How to Achieve Healthy Restorative Sleep
We all sleep, but is it healthy sleep? You may be surprised to learn that according to research by the CDC (Centers for Disease Control and Prevention) and the National Sleep Foundation, unhealthy sleep behaviors of adults in the U.S. are now a public health concern. Approximately 35% of those surveyed reported insufficient sleep (less than 6 hours) and 62% said that they experience a sleep problem several nights a week. An estimated 40-70 million Americans suffer from sleep or wakefulness disorders.
Unhealthy sleep patterns increase the risk for high blood pressure, diabetes, kidney disease, obesity, and depression. They have been linked to traffic accidents, occupational hazards and reduced productivity. Factors contributing to poor sleep hygiene include 24-hour access to media and technology, unconventional work schedules, and medical issues such as chronic pain or obstructive sleep apnea.
Healthy sleep is vital to good health and emotional well-being:
- You fall asleep easily.
- You regularly sleep 7 to 9 hours in a 24 hour period (sometimes including a nap) without long periods of wakefulness.
- Upon waking, you feel refreshed and alert.
During sleep, our brains are active and our bodies replenish themselves. There are five stages of sleep: stage 1 is light sleep; in stage 2 the brain waves are slower; stages 3 and 4 are deep sleep; and stage 5 is REM (Rapid Eye Movement) sleep, when breathing and heart rate increase, blood pressure rises, and we dream. This cycle takes 90 to 110 minutes and repeats three to five times a night for healthy sleep. Most adults experience occasional insomnia, due to stress or worry or excitement, but if you are frequently unable to fall asleep or stay asleep, or if you suspect that your sleep insufficiency is related to a medical issue (e.g., if you snore loudly or stop breathing regularly in your sleep,) your doctor may order a sleep study or other tests to determine a course of treatment. If you find yourself feeling stressed or anxious and you just can’t quiet your thinking, here are some things you can do to promote relaxation and restful sleep.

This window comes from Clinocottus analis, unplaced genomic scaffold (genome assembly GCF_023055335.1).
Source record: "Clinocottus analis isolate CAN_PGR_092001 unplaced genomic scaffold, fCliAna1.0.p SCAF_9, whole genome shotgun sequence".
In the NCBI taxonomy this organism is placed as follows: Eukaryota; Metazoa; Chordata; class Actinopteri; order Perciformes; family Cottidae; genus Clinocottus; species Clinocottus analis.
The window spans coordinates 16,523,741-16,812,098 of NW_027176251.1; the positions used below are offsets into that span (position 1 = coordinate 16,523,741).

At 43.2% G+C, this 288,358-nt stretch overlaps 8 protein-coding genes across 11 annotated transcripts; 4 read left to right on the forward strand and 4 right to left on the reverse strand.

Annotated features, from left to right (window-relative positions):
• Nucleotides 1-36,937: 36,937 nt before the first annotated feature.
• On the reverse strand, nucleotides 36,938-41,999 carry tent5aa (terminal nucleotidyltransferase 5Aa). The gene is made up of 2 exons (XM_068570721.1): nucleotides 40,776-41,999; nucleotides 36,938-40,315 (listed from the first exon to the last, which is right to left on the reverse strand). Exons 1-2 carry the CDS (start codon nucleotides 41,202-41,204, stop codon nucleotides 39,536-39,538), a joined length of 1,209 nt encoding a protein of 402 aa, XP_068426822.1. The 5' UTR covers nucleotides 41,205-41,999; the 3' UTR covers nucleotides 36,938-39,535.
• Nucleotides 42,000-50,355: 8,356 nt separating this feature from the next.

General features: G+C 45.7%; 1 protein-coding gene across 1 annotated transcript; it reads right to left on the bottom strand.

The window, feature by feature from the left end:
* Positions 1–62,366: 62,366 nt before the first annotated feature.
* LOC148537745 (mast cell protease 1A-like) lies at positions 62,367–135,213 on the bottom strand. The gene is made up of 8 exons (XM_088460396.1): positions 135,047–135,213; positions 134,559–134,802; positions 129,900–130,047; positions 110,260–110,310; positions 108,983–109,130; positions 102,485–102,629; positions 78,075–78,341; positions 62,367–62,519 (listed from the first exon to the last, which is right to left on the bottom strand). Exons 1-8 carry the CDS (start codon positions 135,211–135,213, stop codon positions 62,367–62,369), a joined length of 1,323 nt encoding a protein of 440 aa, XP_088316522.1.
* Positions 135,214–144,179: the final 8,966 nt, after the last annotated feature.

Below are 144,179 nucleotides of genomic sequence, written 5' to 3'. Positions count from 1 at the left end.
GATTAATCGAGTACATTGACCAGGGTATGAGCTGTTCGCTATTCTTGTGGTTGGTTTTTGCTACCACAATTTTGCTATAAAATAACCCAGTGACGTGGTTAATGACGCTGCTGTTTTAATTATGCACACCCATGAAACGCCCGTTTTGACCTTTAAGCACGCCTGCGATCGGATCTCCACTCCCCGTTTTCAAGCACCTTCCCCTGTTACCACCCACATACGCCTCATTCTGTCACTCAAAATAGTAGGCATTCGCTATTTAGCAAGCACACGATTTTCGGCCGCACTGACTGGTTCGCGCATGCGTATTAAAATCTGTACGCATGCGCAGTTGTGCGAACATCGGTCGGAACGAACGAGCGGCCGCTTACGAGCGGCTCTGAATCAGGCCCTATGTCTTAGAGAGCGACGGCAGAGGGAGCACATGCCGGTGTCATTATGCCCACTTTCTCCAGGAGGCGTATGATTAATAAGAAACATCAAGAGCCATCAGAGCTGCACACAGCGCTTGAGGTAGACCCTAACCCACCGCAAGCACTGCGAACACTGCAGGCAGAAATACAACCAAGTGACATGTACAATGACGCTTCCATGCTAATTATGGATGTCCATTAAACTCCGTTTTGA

- Diet: Refrain from heavy meals, alcohol and caffeine two to three hours before bedtime.
- Environment and Light: Turn off TVs, computers and other electronic devices that give off light. An exception may be made for atmospheric sound machines or soft, soothing background music that can mask environmental noise and promote relaxation.
- Adult coloring books, journaling and creative writing provide opportunities to relax and engage in satisfying and creative activities.
- Tai chi, also called movement meditation, has been found to be effective in achieving a relaxed state prior to sleep. See http://www.examiner.com/article/what-physical-meditation-is-and-how-to-do-it and http://www.ezsleepsolutions.com/articles/tai-chi-qigong-for-insomnia-by-matthew-rochford/
- The “8 Minute Yoga Workout for Sleep” that can be done on your bed! See http://www.fitnessmagazine.com/workout/yoga/poses/yoga-routine-before-sleep/
- Progressive Muscle Relaxation can relieve tension. See http://www.webmd.com/a-to-z-guides/progressive-muscle-relaxation-topic-overview
- “The 4-7-8 Breathing Exercise” may not put you to sleep in 60 seconds, but it really does promote relaxation and a calm feeling.
- See: http://www.medicaldaily.com/life-hack-sleep-4-7-8-breathing-exercise-will-supposedly-put-you-sleep-just-60-332122
What are your favorite tips for improving the quality of your sleep? Leave us a comment or share a link to some online resources, and help everyone train healthy sleeping habits for improved wellness.